Space epics are in the news, what with J.J. Abrams taking over the “Star Wars” franchise and with recent happenings in the world of online gaming. On the evening of Jan. 26, in the 3D space role-playing game Eve Online, 2,800 players (and their 2,800 spaceships)—purely by happenstance—engaged in a massive stellar shoot-out.

Imagine the final space battle of the first Star Wars trilogy (in “Return of the Jedi”), increase the number of ships by a magnitude of three, put a real person interacting in real time in every vessel, and you can begin to imagine what the event looked like. Battlestar Galactica’s tense battle scenes, Star Trek’s Borg incursions into human space, even the size of the real-world U.S. Navy pales in comparison to the size of this event. And it all took place in real time online.

Eve Online
Nearly 3,000 ships, having at it in real time, without a hiccup.

It’s the largest single online battle ever to take place in a real-time multiplayer game. The entire affair took place simply because a few player-run in-game corporations and their giant war fleets happened to stumble upon each other in the same sector of space.

For system designers, that’s not something you can predict days or even weeks ahead of time. It’s an occurrence for which the software must be permanently ready, even if it took 10 years for it to happen. For a software service that has to be online 24×7 and available for tens of thousands of players, all adventuring in space at the same time, the penalty for failure is remarkably high, thanks to the hundreds of other online games available.

Halldor Fannar, CTO of CCP Games, said that it’s Perforce that makes the difference for the distributed teams tasked with building, maintaining and expanding this huge online universe.

Since the Iceland-based company launched Eve Online in 2003, one of the biggest challenges faced has been keeping up with growth. “The company has grown quite a bit,” said Fannar. “The complexity has grown as well. With the multiple development sites, we’ve been playing a bit of catch-up with our growth. There are still some methods we started applying in the beginning that have really served us well. One has been having zero manual configuration. We have a sync-and-run policy.

“Any developer that gets hired onto a project is in most cases able to sit at their desk and use a sync command that pulls down the right branch of code for them. The tools don’t require the developers to pull in any extra packages manually. We achieve this by checking a lot of things into Perforce. We have middleware and libraries, and we check those into source control as well. We take time to configure them properly in Perforce. That’s proved invaluable.”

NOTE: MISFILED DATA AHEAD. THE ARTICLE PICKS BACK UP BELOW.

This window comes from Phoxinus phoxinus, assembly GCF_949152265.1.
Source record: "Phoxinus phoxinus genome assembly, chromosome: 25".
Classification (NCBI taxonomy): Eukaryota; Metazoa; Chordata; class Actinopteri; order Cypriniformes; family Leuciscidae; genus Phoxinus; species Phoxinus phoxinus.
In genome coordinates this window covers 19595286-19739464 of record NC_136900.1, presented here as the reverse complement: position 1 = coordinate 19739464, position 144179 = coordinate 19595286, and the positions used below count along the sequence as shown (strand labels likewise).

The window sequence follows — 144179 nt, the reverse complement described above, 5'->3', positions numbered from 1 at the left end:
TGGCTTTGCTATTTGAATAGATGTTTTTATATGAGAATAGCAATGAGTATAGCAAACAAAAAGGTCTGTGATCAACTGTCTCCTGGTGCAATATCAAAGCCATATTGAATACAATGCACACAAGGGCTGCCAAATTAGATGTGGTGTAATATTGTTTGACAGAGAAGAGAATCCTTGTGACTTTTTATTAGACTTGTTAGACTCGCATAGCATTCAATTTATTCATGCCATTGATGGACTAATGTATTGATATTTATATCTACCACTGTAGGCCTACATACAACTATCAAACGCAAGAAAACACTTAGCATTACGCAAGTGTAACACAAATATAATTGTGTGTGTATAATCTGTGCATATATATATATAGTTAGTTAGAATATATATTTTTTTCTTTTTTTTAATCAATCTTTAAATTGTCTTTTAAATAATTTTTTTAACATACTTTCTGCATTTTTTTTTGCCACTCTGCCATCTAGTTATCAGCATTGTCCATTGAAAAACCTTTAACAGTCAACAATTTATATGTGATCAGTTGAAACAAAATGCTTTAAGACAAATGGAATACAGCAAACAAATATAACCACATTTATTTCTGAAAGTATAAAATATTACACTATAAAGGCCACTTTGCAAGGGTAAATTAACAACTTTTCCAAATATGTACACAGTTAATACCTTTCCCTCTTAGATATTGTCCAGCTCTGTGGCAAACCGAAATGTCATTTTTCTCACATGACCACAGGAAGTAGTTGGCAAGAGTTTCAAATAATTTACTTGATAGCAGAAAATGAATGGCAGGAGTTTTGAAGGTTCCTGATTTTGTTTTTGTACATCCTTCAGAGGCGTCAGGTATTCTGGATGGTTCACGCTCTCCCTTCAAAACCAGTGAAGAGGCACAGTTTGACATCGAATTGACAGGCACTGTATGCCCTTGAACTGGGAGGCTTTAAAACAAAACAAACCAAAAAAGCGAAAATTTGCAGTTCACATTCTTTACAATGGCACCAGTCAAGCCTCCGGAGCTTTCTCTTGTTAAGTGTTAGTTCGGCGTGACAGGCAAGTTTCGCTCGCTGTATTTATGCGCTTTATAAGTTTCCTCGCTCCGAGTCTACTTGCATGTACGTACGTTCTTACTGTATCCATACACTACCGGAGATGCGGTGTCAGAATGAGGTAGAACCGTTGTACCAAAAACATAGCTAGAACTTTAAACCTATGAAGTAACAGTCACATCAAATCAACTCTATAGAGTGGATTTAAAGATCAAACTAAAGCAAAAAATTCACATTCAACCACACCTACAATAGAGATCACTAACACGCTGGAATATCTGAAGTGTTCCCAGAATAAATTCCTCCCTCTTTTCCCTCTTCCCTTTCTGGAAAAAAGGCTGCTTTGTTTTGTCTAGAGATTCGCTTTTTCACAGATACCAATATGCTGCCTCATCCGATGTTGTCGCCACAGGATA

And the storing of non-code assets doesn’t end there. Fannar said that CCP uses Perforce to keep track of server environment configurations.

“It was hard to track the exact configuration of some of the servers,” he said. “Configurations used to be stored in local text files. There wasn’t any auditability. Perforce is perfect to do that. The way we use it, you check in changes to the environments through Perforce. When you’re promoting your configuration to the next testing stage, you’re taking the configuration from staging to production. When you’re in the Web page and promoting that, on the back end we’re doing an integration in Perforce and moving that configuration to the next stage. When we spin up new servers, we’re reading this data out of Perforce, and it’s applied to the ‘virtual machine baker’ as we call it.”

Fannar also said that keeping multiple sites up to date with the same environments, code and assets is made easier thanks to Perforce.

“We have proxy servers at local offices. But for the brokers and for user management, we invested in getting all that configured for a global development organization,” he said. “We manage all our users on a central server. It doesn’t matter which office I’m with, I always check into the same server. But I am routed to the nearest proxy for the best experience.”

Randy DeFauw, technical marketing manager at Perforce, said that the CCP team is not alone in its use of central repositories as a catchall for solving versioning problems. He said that non-code assets haven’t just been leaking into repositories, “It’s been gushing for years now.”

“We do have a lot of customers who have been doing this type of thing in different domains for some time, like storing Puppet files. That’s a pretty good fit too. We can provide a really good chain of custody for all the deployed assets as well. Whether we’ll unify this somehow, we don’t have any concrete plans to produce a DevOps product, but we are looking at doing a Puppet integration. We definitely like what our customers are doing, and we’re taking a look at that. I suspect this movement is driven by DevOps.”

But Fannar and his teams have also taken some pages from the enterprise cookbook. Instead of running its game as a single large system, Eve has long been run as a series of services, each of which can be taken down and updated without disrupting the rest of the universe.

And that’s important when you’ve got thousands of people around the world relying on your game to be their connection to other people. Indeed, in that 2,800-space-ship battle, videos of the event showed players relaying orders across language barriers. Russian, English, Portuguese and Spanish, all were being spoken, with the same command or prioritized target relayed over and over in new words each time.

And that’s what online gaming is all about: sending people across the universe to connect with someone across the globe.